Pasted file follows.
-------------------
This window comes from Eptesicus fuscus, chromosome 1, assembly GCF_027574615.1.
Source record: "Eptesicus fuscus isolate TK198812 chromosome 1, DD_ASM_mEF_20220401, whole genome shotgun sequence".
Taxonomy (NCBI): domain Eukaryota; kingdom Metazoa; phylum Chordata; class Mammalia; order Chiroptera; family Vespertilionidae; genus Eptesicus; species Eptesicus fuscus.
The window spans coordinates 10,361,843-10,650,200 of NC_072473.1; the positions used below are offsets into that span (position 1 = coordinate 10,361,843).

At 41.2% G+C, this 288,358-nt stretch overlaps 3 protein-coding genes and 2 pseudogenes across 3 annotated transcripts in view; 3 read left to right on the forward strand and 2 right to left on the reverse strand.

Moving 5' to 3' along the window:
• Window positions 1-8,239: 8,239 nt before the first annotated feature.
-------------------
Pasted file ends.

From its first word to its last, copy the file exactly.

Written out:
This window comes from Eptesicus fuscus, chromosome 1, assembly GCF_027574615.1.
Source record: "Eptesicus fuscus isolate TK198812 chromosome 1, DD_ASM_mEF_20220401, whole genome shotgun sequence".
Taxonomy (NCBI): domain Eukaryota; kingdom Metazoa; phylum Chordata; class Mammalia; order Chiroptera; family Vespertilionidae; genus Eptesicus; species Eptesicus fuscus.
The window spans coordinates 10,361,843-10,650,200 of NC_072473.1; the positions used below are offsets into that span (position 1 = coordinate 10,361,843).

At 41.2% G+C, this 288,358-nt stretch overlaps 3 protein-coding genes and 2 pseudogenes across 3 annotated transcripts in view; 3 read left to right on the forward strand and 2 right to left on the reverse strand.

Moving 5' to 3' along the window:
• Window positions 1-8,239: 8,239 nt before the first annotated feature.